// my [Mark Bramwell's] buttons when read are centered at these valies: 0, 144, 329, 504, 741
 // we add approx 50 to those values and check to see if we are close
 if (adc_key_in > 1000) return btnNONE; // We make this the 1st option for speed reasons since it will be the most likely result
 if (adc_key_in < 50)   return btnRIGHT;  
 if (adc_key_in < 195)  return btnUP; 
 if (adc_key_in < 380)  return btnDOWN; 
 if (adc_key_in < 555)  return btnLEFT; 
 if (adc_key_in < 790)  return btnSELECT;   
 return btnNONE;  // when all others fail, return this...
}

void setup()
{
 lcd.begin(16, 2);              // start the LCD library
 lcd.setCursor(0,0);            // move cursor to beginning of line "0"
 lcd.print("Backlight adjust"); // print a simple message

}

void loop()
{
 analogWrite(backLight, lightLevel);
 lcd.setCursor(13,1);            // move to position 13 on the second line
 lcd.print(lightLevel);

 lcd.setCursor(0,1);            // move to the begining of the second line
 lcd_key = read_LCD_buttons();  // read the buttons

 switch (lcd_key)               // depending on which button was pushed, we perform an action
 {
   case btnRIGHT:
     {
     lcd.print("LED On          ");
     lightLevel = 255;
     break;
     }
   case btnLEFT:
     {
     lcd.print("LED Off         ");
     lightLevel = 1;
     break;
     }
   case btnUP:
     {
     lcd.print("LED Fade Up     ");
     if (lightLevel < 255) lightLevel += 1;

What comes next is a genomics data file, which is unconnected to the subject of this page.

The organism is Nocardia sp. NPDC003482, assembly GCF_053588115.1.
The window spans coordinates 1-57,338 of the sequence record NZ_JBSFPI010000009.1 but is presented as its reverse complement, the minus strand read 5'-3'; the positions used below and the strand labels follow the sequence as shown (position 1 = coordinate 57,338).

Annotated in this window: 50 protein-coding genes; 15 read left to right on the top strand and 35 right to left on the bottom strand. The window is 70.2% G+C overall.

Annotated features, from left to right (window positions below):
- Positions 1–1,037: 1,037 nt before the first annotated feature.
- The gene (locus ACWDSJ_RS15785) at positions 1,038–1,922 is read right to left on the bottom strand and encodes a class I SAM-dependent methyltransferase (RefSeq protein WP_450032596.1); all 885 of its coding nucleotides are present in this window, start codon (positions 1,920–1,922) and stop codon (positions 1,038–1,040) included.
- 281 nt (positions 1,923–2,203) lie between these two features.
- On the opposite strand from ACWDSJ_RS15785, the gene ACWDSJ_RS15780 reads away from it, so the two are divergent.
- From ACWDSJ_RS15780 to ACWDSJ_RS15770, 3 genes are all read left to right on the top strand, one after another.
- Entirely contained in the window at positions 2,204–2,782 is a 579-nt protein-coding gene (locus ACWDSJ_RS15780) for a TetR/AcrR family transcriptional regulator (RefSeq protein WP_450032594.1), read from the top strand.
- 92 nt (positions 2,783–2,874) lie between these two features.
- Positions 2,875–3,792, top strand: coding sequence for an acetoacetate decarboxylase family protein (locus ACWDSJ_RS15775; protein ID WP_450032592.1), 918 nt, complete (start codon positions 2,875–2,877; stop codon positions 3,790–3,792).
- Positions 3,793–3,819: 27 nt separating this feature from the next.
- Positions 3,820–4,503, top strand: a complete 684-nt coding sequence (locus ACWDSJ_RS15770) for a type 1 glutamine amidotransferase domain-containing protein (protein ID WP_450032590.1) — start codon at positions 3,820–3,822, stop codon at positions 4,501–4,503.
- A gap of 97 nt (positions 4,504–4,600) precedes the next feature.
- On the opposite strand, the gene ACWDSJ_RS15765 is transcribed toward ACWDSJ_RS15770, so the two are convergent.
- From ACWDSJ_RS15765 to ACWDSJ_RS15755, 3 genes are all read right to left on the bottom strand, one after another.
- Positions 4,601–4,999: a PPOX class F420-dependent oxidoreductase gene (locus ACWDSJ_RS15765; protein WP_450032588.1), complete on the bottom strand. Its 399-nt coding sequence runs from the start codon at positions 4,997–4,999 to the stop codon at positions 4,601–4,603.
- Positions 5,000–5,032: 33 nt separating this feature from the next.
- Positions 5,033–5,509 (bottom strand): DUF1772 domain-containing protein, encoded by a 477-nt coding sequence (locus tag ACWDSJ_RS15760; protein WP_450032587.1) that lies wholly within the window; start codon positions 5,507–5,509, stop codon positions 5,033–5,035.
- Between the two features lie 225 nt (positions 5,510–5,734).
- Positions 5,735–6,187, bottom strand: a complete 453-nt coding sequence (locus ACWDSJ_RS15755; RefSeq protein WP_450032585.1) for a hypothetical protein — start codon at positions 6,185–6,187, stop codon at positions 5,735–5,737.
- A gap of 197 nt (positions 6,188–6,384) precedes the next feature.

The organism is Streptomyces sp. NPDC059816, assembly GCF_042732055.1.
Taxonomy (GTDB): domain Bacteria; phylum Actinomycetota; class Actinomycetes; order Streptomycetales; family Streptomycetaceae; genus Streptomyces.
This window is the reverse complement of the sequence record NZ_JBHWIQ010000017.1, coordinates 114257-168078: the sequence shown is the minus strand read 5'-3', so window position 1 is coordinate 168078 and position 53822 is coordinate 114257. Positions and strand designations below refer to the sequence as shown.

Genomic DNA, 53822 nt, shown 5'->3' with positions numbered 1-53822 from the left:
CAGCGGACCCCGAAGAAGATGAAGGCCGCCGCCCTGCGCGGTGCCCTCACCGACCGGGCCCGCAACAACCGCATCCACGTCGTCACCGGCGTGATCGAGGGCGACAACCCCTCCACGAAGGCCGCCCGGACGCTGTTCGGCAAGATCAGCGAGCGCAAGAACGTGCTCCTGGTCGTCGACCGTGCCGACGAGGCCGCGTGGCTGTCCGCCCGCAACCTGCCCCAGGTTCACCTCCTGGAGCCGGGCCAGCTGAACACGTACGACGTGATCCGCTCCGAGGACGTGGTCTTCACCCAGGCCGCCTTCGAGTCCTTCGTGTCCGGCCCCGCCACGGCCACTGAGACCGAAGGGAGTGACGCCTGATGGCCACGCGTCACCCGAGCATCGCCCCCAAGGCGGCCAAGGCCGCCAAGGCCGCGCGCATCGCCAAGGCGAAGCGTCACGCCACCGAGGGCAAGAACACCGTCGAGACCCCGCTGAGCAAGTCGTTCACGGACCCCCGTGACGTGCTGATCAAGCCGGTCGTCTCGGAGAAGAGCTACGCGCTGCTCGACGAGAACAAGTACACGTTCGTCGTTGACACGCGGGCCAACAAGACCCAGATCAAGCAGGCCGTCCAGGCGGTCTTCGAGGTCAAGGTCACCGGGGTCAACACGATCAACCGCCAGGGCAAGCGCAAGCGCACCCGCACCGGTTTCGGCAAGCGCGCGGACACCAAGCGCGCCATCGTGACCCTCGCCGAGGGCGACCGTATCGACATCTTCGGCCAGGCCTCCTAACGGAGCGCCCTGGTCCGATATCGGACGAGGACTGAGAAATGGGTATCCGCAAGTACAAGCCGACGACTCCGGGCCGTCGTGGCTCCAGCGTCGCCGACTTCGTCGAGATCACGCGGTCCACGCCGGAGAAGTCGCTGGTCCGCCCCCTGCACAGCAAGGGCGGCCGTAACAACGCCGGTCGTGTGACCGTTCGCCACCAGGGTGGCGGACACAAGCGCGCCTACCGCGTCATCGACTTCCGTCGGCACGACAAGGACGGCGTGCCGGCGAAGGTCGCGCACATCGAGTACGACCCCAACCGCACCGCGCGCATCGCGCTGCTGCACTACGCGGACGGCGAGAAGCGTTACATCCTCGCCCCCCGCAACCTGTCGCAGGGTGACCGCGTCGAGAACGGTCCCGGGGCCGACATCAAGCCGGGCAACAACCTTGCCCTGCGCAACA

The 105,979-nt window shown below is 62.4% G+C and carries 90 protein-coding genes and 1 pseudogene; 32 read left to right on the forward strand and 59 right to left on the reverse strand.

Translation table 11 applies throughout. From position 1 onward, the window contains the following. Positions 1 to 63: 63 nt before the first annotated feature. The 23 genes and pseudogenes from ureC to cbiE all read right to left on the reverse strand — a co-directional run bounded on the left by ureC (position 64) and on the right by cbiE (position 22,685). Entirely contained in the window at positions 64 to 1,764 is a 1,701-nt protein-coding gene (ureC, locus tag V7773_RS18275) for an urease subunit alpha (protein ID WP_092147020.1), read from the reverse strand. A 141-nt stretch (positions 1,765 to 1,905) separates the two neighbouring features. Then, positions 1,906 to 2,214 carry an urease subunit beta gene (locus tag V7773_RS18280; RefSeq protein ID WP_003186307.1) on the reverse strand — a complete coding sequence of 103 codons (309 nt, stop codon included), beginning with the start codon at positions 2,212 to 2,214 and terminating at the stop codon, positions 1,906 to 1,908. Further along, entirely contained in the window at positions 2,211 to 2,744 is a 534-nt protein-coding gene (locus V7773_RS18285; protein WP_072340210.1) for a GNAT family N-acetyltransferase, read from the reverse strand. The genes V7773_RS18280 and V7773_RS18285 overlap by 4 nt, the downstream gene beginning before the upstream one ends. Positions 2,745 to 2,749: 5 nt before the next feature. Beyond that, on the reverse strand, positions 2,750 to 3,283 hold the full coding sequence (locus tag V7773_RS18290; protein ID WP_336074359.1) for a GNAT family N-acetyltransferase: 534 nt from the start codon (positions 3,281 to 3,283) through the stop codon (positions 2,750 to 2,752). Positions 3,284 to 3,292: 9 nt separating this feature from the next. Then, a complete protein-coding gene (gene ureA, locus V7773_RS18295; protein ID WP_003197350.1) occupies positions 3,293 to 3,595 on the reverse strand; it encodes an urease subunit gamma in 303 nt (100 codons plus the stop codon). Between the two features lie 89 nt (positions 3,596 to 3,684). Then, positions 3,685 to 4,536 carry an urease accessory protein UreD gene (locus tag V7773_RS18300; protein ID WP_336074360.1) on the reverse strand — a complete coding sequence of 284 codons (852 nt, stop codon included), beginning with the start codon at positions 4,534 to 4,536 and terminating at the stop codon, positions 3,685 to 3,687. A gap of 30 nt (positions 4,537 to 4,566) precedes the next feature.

break;
     }
   case btnDOWN:
     {
     lcd.print("LED Fade Down   ");
     if (lightLevel > 1) lightLevel -= 1;
     break;
     }
   case btnSELECT:
     {
     lcd.print("Select          ");
     break;
     }
     case btnNONE:
     {
     lcd.print("                ");
     break;
     }
 }

}

Overview.jpg|1292x785

Side View.jpg|974x702

Fix Detail.jpg|1056x820

Thank you dweston and bperrybap

I just noticed that the product page says

"Do not use Pin 10 while this shield is connected"

http://www.robotshop.com/productinfo.aspx?pc=RB-Dfr-07&lang=en-US

I do not remember that statement when I ordered it

impressive if they have responded to this info so quickly

A 1N5711 or a REAL Germanium (1N34 - 1N60) would be somewhat easier to mount. Any small signal germanium or schottky diode would work as well. If one pulls the base of the 'switch' transistor below about.5 volts, the transistor is in cut off, non conducting. There is however an easier method that doesn't require cutting traces and 'hanging parts on the display... and that is to replace Q1 (9013) with a BS170 or a VN2222, VNK10 or any other n channel small signal enhancement type Mosfet. The circuit looks like it was designed for a Mosfet and someone 'goofed' and put a bi-polar device in it's place.

IMO and direct experience.

Doc

Docedison: A 1N5711 or a REAL Germanium (1N34 - 1N60) would be somewhat easier to mount. Any small signal germanium or schottky diode would work as well. If one pulls the base of the 'switch' transistor below about.5 volts, the transistor is in cut off, non conducting. There is however an easier method that doesn't require cutting traces and 'hanging parts on the display... and that is to replace Q1 (9013) with a BS170 or a VN2222, VNK10 or any other n channel small signal enhancement type Mosfet. The circuit looks like it was designed for a Mosfet and someone 'goofed' and put a bi-polar device in it's place.

IMO and direct experience.

Doc